Limits requested: (1) Limit should be tightened to Q = 75% in 90 minutes. (2) A limit should also be established at 45 minutes and implemented immediately during stability studies.
Compendial general chapters
- PhInt: Methods of Analysis: 5.5 Dissolution test for solid oral dosage forms.
- USP <711> Dissolution and <724> Drug Release
- USP <1088> In-Vitro and In-Vivo Evaluation of Dosage Forms
- USP <1092> The Dissolution Procedure: Development and Evaluation
2) FDA dissolution site
- Gives reference to USP monograph if one exists
- Gives approved method parameters where no monograph exists.
Speed: 100 rpm
Medium: 900 mL SGF without enzyme
Sampling: 10, 20, 30, 45, and 60 minutes
Testing a method to demonstrate it is suitable for its intended purpose and the results obtained are meaningful.
Provides confidence that the method will perform properly under intended conditions.
Compendial dissolution methods should be revalidated (verified) for:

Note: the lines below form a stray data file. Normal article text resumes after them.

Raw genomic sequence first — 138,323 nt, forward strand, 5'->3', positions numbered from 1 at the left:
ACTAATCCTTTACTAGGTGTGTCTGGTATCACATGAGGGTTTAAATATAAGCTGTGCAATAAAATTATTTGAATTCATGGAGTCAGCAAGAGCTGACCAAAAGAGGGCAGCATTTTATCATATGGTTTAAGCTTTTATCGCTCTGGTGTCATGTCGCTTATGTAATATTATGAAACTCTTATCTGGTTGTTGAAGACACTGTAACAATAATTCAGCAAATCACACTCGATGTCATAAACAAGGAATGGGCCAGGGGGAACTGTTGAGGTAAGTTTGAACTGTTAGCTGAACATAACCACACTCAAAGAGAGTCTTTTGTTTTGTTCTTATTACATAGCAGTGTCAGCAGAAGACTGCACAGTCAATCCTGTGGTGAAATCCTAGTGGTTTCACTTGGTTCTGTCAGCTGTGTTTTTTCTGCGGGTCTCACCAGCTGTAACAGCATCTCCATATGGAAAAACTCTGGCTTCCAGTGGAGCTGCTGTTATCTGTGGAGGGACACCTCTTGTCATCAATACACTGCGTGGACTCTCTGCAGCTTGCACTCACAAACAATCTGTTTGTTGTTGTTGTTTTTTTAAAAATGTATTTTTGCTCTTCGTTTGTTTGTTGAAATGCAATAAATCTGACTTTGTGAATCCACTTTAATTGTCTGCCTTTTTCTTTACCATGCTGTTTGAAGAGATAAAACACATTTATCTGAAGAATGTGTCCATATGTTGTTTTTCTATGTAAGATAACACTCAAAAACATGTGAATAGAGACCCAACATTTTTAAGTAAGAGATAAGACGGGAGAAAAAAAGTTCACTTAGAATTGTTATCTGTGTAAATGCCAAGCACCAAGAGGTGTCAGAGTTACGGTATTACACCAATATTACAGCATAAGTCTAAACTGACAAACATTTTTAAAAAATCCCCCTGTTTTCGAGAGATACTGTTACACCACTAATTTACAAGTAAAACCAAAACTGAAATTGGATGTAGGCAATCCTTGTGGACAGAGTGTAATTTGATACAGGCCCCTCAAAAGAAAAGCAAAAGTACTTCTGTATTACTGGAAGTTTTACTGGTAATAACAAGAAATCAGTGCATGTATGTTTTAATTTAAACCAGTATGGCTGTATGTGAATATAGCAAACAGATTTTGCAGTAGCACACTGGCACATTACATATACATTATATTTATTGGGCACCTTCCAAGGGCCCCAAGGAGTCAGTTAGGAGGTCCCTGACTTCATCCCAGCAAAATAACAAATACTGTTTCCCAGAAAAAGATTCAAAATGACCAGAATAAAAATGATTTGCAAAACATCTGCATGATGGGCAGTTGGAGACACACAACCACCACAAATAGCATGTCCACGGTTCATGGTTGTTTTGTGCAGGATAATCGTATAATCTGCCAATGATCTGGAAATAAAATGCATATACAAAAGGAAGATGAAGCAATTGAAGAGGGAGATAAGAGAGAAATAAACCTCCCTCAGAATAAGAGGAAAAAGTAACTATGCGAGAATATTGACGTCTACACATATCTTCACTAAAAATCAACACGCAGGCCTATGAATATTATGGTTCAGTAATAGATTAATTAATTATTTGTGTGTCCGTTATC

House dissolution methods (HPLC, UV) should be fully validated:
Robustness (performed but not provided)
Coefficient of Determination (r2) ≥ 0.997
9 determinations covering the range, eg 3 concentrations in triplicate (n=3)
2 or 3 determinations on each of 3 days
6 determinations at 100% of the concentration
Variations: days, analysts, equipment (matrixing allowed)
Precision Results: RSD ≤ 2.5%
Granules are formulated to be dispersed in water prior to administration. The API is very bitter and granules are coated to mask the taste.
The dissolution studies provided should include a demonstration that the coating serves its purpose, ie it can withstand the dispersion process. (Failure would result in a product which cannot be taken due to bitterness.)
For some FDC’s, the comparator is in the form of more than one tablet. When running comparative dissolution, only one tablet should be placed in any one vessel. Therefore the evaluation may have to be performed one API at a time.
If the study uses more than one tablet per vessel, solubility issues arise.